This commitment seeks to make the online Glass Accounts system more open and responsive to the public. More specifically, the government plans to upload information on decisions and main agreements in addition to the transactions themselves, and to develop a mechanism for community members to monitor, report, and follow up on spending in their communities. In addition, the commitment plans to reduce the threshold for disclosing publicly-funded procurement contracts from 5 million to 1 million MNT. The commitment builds off Commitment 22.214.171.124 from the previous action plan, which created the integrated Glass Accounts system of the state budget. While Commitment 126.96.36.199 received a 'starred' rating in the IRM’s Progress Report, the IRM’s End of Term Report found that the government had still not disclosed social benefits for public servants, performance reports for government-funded projects, or non-budgetary income such as charities by the end of the first action plan period.[Note97: Independent Reporting Mechanism , Mongolia End of Term Report 2014-2016, https://www.opengovpartnership.org/wp-content/uploads/2001/01/Mongolia_EOTR_2014-2016.pdf, pg. 13.]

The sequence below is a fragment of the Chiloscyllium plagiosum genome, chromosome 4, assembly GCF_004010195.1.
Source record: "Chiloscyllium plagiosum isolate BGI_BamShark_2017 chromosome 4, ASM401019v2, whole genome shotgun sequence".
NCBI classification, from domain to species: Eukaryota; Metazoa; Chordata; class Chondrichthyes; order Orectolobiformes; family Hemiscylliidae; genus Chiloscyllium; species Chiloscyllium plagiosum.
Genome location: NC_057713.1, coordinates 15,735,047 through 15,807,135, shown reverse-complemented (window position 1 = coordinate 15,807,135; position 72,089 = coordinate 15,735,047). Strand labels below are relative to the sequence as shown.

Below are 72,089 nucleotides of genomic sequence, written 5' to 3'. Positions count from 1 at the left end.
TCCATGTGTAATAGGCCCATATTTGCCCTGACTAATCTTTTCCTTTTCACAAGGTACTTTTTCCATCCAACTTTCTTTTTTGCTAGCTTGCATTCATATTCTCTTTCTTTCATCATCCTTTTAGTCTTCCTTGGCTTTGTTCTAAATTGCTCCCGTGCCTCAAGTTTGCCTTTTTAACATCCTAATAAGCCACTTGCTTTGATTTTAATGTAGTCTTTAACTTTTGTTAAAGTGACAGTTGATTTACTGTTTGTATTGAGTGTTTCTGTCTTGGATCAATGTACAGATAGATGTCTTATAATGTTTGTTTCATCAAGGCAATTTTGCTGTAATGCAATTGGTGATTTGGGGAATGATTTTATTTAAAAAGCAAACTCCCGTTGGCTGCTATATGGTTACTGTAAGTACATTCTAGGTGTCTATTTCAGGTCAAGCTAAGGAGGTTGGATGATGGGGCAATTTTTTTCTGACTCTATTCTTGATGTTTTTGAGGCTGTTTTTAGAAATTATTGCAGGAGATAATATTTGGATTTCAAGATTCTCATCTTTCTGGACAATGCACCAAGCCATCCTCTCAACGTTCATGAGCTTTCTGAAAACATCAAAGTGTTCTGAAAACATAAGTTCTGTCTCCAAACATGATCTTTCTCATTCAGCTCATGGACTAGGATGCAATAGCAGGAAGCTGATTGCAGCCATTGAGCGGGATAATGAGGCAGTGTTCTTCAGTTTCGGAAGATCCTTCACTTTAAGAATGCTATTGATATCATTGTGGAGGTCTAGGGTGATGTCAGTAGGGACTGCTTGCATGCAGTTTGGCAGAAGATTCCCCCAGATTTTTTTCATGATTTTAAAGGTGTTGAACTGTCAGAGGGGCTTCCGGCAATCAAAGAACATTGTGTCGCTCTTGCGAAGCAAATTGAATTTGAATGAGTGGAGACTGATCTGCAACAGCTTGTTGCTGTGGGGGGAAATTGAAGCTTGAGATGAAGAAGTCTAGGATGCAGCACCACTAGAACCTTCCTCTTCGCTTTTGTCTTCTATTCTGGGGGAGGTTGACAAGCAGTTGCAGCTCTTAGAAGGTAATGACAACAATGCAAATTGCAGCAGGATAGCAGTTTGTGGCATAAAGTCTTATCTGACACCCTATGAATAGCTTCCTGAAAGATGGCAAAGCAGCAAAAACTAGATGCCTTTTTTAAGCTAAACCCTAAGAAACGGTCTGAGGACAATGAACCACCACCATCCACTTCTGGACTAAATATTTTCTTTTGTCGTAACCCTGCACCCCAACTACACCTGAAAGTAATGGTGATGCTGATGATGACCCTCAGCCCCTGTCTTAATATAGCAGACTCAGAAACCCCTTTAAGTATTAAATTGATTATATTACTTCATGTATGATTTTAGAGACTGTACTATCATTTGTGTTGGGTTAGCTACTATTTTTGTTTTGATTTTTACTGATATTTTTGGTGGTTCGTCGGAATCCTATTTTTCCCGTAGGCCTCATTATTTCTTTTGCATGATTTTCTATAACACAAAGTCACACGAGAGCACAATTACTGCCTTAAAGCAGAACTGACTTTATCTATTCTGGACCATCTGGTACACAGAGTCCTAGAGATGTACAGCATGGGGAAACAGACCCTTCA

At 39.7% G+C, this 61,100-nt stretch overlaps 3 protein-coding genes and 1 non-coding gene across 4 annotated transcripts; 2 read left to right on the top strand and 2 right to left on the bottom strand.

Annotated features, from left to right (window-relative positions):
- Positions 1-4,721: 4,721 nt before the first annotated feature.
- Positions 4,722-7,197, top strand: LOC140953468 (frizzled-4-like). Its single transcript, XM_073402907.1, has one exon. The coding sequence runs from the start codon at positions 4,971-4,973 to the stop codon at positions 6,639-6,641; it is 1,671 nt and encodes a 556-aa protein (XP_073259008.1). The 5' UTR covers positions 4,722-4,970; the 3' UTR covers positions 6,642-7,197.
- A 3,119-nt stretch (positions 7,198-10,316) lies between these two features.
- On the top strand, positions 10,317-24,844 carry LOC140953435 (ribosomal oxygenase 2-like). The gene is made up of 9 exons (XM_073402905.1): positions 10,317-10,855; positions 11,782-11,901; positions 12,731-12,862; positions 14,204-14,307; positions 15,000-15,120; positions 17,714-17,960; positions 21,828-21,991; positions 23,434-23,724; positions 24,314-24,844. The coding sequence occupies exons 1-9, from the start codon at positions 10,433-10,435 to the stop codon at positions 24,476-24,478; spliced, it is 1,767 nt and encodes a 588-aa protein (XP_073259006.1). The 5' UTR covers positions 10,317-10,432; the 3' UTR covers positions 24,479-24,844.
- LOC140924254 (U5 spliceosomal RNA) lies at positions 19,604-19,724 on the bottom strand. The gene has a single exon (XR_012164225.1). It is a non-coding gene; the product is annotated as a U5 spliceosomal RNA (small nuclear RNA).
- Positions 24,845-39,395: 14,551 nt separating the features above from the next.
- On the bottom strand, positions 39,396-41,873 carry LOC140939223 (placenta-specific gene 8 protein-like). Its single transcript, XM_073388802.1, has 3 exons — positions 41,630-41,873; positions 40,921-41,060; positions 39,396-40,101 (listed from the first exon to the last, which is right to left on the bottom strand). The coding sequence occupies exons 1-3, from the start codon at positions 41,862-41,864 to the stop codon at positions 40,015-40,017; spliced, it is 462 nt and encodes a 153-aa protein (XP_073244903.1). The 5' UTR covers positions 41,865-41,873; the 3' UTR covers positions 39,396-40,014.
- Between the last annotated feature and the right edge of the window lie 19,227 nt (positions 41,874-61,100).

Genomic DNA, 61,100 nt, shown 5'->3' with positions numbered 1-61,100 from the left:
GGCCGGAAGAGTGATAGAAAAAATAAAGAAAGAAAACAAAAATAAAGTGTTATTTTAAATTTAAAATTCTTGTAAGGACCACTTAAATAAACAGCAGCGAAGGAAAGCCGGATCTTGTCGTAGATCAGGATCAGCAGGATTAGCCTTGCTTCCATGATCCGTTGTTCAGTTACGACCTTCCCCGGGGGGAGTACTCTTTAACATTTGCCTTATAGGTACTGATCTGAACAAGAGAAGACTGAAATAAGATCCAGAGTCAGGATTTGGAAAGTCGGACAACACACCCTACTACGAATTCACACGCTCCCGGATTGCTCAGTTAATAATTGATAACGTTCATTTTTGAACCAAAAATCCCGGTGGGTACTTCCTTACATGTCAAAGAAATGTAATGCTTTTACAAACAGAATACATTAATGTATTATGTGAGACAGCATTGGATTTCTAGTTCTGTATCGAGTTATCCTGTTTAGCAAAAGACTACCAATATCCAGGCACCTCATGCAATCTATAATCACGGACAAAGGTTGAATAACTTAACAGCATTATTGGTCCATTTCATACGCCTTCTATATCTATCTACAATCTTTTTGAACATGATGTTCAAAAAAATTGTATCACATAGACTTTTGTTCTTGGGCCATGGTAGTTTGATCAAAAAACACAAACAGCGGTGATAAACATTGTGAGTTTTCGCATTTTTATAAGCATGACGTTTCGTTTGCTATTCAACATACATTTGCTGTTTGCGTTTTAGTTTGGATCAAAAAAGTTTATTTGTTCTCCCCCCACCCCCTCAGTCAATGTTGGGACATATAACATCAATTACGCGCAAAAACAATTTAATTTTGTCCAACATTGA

The publication of additional information on contract agreements and the reduction of the reporting threshold from 5 million to 1 million MNT makes the commitment the commitment relevant to the OGP value of access to information. The commitment includes implementation activities that are mostly verifiable, such as the creation of the feedback mechanism and the inclusion of publically- funded transactions over 1 million MNT. However, it is not entirely clear what type of 'decisions' and 'main agreements' regarding the transactions will be uploaded to the online system.